Zach Parise rose to prominence wearing No. 9 with in New Jersey, where he was not allowed to choose his number. He actually began his Devils career as No. 51.
"Then one day, I showed up and I had '9' on my helmet and that was it," Parise said.
When Parise signed with the Wild in the summer of 2012, nine was quite unavailable, as it had been on the back of captain Mikko Koivu for the better part of a decade.
But even if it was open, Parise said he would have chosen 11, the number he wore at the University of North Dakota and the one his father, J.P. Parise, had as a member of the Minnesota North Stars.
Like Suter and Parise, Marcus Foligno wears his number, 17, in honor of his dad, former NHLer Mike Foligno.
Mike wore 17 for about 90 percent of an NHL career that spanned 1,018 games, switching the digits' order to 71 during a 129-game span with the Maple Leafs.
"He loved the number 17 and it just stuck with him," Marcus said of Mike. "My whole time growing up in mites and peewees, I was 17 just like him."
The first time 17 was taken off Marcus was when he played junior hockey in Sudbury -- and that's because the number was retired in honor of Mike, who had played there two decades earlier. So Marcus wore 71, the same number his brother, Nick, currently wears with the Columbus Blue Jackets.
The Sabres assigned Marcus 82 during training camp, and he played so well with it, he didn't want to change it.
But when he was traded to the Wild and the opportunity to don his old number was available, he jumped at the chance.
"It's a nice-looking number," Marcus said. "You look around the League, and a lot of really great players wear 17."
Some players have their sweaters emblazoned in honor of others.
Matt Dumba was given 24 in juniors as a tribute to Hockey Hall of Famer Chris Chelios, who wore the number with three different teams over 16 seasons in the NHL.
Devan Dubnyk dons 40 every game because his favorite goaltender growing up, Fred Brathwaite, sported it with the Calgary Flames in the late 1990s.
"I always wanted to wear 40 and never had a chance to. You're always one, or 30 or 35 [as a goalie,] and they were the only options you ever had," Dubnyk said. "So I started wearing it as soon as I started playing pro and they actually let me pick my number."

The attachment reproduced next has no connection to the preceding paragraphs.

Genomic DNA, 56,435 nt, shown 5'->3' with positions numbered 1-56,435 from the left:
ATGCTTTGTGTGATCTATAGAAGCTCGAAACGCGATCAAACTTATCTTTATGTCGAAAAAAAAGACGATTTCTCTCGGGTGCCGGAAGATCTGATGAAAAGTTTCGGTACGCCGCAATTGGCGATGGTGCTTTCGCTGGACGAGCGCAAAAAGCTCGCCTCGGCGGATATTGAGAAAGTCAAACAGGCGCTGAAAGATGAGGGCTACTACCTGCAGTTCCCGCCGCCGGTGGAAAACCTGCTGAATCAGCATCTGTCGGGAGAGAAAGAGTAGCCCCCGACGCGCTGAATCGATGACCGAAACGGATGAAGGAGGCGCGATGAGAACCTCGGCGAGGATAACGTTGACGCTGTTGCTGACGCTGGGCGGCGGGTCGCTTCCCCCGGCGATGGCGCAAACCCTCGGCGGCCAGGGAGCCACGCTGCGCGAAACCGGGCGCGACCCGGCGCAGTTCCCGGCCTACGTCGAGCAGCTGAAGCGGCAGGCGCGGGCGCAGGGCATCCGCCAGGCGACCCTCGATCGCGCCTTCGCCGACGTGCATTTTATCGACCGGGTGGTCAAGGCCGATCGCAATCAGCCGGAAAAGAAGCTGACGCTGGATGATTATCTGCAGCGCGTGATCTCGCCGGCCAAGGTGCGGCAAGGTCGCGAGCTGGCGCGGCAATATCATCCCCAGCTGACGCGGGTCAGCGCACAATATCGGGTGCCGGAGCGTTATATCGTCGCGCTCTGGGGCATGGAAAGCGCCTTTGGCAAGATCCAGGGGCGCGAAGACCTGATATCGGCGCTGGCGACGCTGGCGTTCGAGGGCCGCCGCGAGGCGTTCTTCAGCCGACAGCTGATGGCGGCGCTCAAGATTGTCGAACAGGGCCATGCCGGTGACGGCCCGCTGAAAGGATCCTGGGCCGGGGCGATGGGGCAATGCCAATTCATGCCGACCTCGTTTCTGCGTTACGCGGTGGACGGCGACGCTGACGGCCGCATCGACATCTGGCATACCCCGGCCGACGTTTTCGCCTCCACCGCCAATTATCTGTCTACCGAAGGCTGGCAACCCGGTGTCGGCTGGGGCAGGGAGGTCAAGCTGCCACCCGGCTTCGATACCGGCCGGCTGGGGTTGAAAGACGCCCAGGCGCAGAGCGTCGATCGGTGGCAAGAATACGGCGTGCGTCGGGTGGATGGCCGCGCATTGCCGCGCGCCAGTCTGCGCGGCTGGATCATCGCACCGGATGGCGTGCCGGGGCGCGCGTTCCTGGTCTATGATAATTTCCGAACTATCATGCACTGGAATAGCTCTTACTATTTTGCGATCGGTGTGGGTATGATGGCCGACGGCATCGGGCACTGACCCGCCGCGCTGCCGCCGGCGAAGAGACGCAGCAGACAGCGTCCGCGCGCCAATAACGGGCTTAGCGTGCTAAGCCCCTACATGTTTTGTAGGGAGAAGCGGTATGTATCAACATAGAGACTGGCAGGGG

Some players get the number they want right from the start.
Jason Zucker never had a "camp" number, because he made his professional debut late in the regular season in 2012.
Zucker wore 17 for two years at the University of Denver, because when he was a freshman, senior Anthony Maiani had Zucker's preferred 16.
When he requested the change for his sophomore season, he was denied because the equipment manager had already ordered everything.
Growing up, Zucker often wore six, because his older brothers were five and seven. He wore 92 one season in honor of his birth year. But he was 16 during his time with developmental team Compuware and then 16 again in his second season with the U.S. National Development Team Program.
No. 16 was actually on the back of a Wild player before Zucker during the 2011-12 season. Forward Brad Staubitz was claimed off waivers by Montreal on Feb. 27 that season.
Exactly one month later, Zucker signed his entry-level contract. Two days later, he made his NHL debut with 16 on his back.
Some players have worn multiple numbers.
Marian Gaborik began his Wild career with the number 10, but asked mid-season to change to 82, his birth year. It's a rare request, but one that DaCosta granted his young sniper during the team's inaugural season.
Gaborik didn't wear 82 for long, however. He had little success with it and asked to go back to 10 a few games later.
Koivu played his entire first season in the NHL as No. 21, the same number he had worn the year before when he made his North American debut with the Aeros.
Bronwell, who was in Houston at the time, couldn't get ahold of Koivu for a request, and the young Finn was still learning English, anyway. So Bronwell thought about Mikko's older brother, Saku, then No. 11 for the Montreal Canadiens, and put a spin on it.
"I figured Saku was 11, and Mikko would be the second in his family to come over, so I made him 21," Bronwell said. "And it's a really cool number."
Koivu played the entire 2004-05 season in Houston as a result of that year's NHL lockout. When he finally debuted the following year, Koivu's preferred No. 9 was taken by Alexandre Daigle, so 21 remained.
But Koivu's time in the number didn't last.
During the summer of 2006, the Wild signed Mark Parrish, who wanted 21.
Koivu had no attachment to it, and with Daigle no longer on the team, the Finnish center switched to his preferred No. 9, a number he had adopted back in his hometown of Turku. For years, Mikko followed in Saku's footsteps by wearing 11 before eventually wanting to branch off and do his own thing.
So he went with nine.
But what if Parrish had not signed with the Wild? Would Koivu still be wearing 21?
"I don't know," Koivu said. "After the first year, especially back then, you wanted to be careful. I didn't want to make a big deal out of it, so even though I liked it, I don't think I would have [asked to change]. Maybe some day after? I don't know.
"But I still remember the phone call when [Parrish] called me, and then I called Tony and asked him that if that was possible. I'm happy it worked out."